Kelly Link is the author of the collections Stranger Things Happen, Magic for Beginners, Pretty Monsters, and Get in Trouble. Her short stories have been published in The Magazine of Fantasy & Science Fiction, The Best American Short Stories, and Prize Stories: The O. Henry Awards. She is a 2018 MacArthur Fellow and has received a grant from the National Endowment for the Arts. She and Gavin J. Grant have co-edited a number of anthologies, including multiple volumes of The Year’s Best Fantasy and Horror and, for young adults, Steampunk! and Monstrous Affections. She is the co-founder of Small Beer Press and co-edits the occasional zine Lady Churchill’s Rosebud Wristlet.
Link was born in Miami, Florida. She currently lives with her husband and daughter, dog, and chickens in Northampton, Massachusetts.
A Selection of Past Presenters
Irish-born journalist and novelist Colum McCann discussed his National-Book-Award-winning novel Let the Great World Spin with classes, and made the case for reading’s being a gateway to empathy.
The late best-selling author of The Pilot’s Wife and The Weight of Water—a parent of two Williston graduates—Anita Shreve spoke to students about her stories that describe “life intensely felt.”
Award-winning writer Jennifer duBois ’02 has twice led workshops at Williston, first with her acclaimed debut novel A Partial History of Lost Causes, and then for its follow-up, the “psychologically astute” Cartwheel.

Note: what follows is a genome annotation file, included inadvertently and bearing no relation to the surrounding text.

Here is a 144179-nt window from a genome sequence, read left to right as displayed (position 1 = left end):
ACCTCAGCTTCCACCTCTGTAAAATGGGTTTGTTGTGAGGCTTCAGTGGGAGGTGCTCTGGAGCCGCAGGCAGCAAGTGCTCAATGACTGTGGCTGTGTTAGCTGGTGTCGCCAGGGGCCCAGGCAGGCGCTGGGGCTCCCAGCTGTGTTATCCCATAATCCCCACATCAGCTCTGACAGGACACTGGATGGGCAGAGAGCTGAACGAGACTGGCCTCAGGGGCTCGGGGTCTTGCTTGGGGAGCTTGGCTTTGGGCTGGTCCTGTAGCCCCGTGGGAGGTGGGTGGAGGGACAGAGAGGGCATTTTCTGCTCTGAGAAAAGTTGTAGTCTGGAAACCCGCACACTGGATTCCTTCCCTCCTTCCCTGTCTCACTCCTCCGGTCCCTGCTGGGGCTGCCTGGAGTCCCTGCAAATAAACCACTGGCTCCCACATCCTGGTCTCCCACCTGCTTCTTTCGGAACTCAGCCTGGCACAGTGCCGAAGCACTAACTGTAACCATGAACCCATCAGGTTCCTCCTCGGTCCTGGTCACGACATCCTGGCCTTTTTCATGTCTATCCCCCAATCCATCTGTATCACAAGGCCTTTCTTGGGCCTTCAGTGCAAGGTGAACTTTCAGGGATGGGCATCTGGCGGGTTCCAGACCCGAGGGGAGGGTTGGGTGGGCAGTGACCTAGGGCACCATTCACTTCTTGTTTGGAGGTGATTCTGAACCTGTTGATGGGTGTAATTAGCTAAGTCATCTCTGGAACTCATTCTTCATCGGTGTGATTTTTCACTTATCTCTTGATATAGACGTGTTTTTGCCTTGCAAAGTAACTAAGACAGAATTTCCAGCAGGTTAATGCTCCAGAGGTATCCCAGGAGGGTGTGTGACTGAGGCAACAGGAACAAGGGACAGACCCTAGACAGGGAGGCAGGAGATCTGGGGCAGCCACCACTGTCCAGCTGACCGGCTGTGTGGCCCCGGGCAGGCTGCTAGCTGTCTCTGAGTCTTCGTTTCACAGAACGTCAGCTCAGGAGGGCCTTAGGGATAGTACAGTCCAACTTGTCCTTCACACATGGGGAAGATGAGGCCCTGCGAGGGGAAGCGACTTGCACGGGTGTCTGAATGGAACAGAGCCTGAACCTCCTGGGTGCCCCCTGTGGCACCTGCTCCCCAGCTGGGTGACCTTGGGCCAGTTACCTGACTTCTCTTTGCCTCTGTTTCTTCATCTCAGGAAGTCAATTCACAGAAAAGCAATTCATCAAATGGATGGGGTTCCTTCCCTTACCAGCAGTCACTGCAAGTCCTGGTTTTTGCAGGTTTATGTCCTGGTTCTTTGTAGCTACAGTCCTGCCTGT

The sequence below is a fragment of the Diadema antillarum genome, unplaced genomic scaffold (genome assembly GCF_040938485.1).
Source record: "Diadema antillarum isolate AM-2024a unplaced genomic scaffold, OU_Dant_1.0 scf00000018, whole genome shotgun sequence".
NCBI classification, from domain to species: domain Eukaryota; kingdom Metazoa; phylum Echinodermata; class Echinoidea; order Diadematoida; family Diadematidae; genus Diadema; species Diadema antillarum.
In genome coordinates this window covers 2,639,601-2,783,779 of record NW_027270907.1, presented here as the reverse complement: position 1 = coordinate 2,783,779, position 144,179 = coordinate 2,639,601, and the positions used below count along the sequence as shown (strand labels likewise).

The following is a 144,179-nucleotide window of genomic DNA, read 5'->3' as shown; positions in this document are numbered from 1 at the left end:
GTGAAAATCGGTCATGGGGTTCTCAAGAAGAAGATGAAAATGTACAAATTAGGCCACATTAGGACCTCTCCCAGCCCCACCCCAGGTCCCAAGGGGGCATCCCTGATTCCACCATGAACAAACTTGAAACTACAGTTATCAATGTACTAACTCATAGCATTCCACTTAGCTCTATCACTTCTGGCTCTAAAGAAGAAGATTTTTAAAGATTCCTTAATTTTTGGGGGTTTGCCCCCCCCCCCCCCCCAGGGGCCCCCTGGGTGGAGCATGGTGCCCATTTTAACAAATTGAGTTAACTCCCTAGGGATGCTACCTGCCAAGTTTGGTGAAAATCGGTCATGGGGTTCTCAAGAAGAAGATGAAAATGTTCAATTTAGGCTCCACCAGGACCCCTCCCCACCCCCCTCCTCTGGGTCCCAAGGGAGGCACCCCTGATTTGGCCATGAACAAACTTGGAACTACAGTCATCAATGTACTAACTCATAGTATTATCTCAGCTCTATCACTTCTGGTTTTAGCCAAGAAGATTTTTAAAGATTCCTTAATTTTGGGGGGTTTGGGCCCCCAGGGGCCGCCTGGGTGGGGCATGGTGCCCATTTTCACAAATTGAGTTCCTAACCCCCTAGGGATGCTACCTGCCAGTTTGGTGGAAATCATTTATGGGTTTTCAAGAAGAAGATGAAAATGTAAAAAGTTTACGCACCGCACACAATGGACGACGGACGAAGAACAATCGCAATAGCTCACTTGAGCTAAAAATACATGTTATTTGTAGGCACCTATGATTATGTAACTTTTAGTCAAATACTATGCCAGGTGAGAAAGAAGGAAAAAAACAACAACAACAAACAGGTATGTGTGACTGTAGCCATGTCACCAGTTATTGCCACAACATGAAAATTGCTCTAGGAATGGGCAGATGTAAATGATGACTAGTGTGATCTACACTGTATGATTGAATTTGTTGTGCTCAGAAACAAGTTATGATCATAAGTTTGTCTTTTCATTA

New York Times best-selling author Nic Stone discussed her debut novel Dear Martin, whose protagonist opens a literary dialogue with Dr. Martin Luther King Jr. Her second novel is Odd One Out.
Mo Willems P’19 told his Williston audience that he writes “incomprehensible books for illiterates,” which was his way of saying that the pigeon and other iconic characters he’s invented are co-created by his readers.
Richard Russo’s Pulitzer-Prizing-winning novel Empire Falls is “grounded,” says New York Times reviewer A. O. Scott, “in the New England bedrock of class-bound fatalism.”
Past Visiting Writers by Year
Dr. Roger Reeves
Madeleine Blais P’00, ’04
John Katzenbach P’00, ’04
Elinor Lipman P’00
Mary Jo Salter
Jennifer duBois ’02
Andre Dubus III
John Edgar Weideman
Mary Jo Salter
Nora Raleigh Baskin
Suzanne Strempek Shea